Twin Oaks Intentional Community
Leaves of Twin Oaks email newsletter:

Frequently Asked Questions - All FAQs

FAQs - All FAQs

We have a quite wide variety of intimate relationship styles at Twin Oaks. Some members are single, some are married, some are in non-married but long-term committed relationships, some have a series of relationships over time, some people are celibate, and some are polyamorous (in relationships with more than one person at a time). We have bisexual, lesbian, gay and heterosexual people living here. (plus some who would refuse to be labeled). There is no community norm about relationship choices--it's up to the individual. Unlike mainstream culture, we tend not to have social or economic rewards for choosing a particular relationship style.

Social scene

We are very social creatures at Twin Oaks. We have all kinds of different social and cultural activities. We have innumerable on-going, weekly activities that are at least somewhat social in nature, and over time have included a singing group, a band, yoga class, juggling group, knitting group, art night, scrabble night, video nights, women's and men's groups, political discussion groups, etc. Events of a more purely social nature (dances, parties, games nights, etc.) also happen frequently. We also tend to socialize throughout the day, during work and at other times.We chat with each other, lay in the sun in hammocks, read, email, canoe on the river, play music, go to church, do political activism work, etc. However, members also take alone-time as needed, walking in the woods, spending time in their room, and other solitary pursuits. People can be as socially engaged or as solitary as they like, according to personal preference.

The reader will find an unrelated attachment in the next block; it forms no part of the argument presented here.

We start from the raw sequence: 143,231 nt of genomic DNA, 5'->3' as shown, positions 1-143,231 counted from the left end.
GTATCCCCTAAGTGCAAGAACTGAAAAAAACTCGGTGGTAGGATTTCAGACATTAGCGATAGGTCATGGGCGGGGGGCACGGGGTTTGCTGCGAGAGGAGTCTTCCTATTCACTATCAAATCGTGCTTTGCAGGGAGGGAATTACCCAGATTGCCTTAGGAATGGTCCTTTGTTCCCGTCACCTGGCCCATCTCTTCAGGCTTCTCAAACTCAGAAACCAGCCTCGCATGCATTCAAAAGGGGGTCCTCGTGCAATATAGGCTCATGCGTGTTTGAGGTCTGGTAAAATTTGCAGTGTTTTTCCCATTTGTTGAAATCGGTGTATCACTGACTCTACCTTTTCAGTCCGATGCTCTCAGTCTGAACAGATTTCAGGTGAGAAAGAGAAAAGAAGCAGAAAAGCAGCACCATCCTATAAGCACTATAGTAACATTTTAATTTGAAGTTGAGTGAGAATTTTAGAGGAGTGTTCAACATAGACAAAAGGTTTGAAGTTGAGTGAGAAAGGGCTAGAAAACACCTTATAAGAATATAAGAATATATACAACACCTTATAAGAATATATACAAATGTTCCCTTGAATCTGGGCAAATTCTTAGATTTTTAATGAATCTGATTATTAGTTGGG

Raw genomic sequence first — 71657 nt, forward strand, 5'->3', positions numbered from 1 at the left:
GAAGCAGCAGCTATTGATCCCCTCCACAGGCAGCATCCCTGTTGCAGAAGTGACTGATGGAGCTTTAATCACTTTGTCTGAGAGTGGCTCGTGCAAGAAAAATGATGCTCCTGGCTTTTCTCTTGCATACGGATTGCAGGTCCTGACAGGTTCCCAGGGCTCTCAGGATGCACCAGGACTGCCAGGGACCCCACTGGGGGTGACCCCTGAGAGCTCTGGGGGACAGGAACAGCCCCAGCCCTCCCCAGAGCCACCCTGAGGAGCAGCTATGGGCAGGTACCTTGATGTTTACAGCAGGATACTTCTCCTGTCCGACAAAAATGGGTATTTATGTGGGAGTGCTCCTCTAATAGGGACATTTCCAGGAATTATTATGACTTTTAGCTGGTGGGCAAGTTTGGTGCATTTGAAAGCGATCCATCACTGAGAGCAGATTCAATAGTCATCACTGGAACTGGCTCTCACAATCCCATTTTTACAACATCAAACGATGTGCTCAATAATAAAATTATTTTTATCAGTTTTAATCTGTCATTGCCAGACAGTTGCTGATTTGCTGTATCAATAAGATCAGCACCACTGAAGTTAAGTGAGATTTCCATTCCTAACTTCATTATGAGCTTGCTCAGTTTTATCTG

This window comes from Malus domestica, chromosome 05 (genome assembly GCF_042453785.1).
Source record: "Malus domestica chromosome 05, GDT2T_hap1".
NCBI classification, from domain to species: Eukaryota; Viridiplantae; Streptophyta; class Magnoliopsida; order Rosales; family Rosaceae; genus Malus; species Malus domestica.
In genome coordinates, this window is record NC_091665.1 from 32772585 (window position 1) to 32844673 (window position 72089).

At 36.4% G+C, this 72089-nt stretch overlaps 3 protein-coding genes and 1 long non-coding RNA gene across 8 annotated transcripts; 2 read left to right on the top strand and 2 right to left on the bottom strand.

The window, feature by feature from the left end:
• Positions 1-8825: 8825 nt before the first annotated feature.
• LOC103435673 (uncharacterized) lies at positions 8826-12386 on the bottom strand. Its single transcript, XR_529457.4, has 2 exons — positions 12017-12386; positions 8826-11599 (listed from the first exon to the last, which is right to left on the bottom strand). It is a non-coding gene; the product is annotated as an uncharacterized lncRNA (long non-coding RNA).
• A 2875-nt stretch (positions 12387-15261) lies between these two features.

As a community, we purposefully have no one specific spiritual direction/path; the choice is left up to the individual. As a result, we have quite a variety. Many members practice no spiritual path or religion at all, and would be identified as atheist or agnostic. Our membership also includes Buddhists, Pagans, Christians of several (mostly progressive) varieties, and general "New Age" types.

In terms of religious observances: the community officially celebrates the Solstices and Equinoxes, usually with a day off of work, a party and an informal ritual. (all optional) There is a group of Pagans who gather throughout the year for more involved rituals. We host a local Quaker meeting, we sometimes have Friday night Shabbat gatherings, we sometimes have a meditation group, and sometimes members attend services at a nearby country church.


Twin Oaks collectively runs several community-owned businesses.This is how we earn the income needed to purchase that which we cannot provide for ourselves. Most members work in at least one of our businesses,and a good portion of members work in several of the businesses.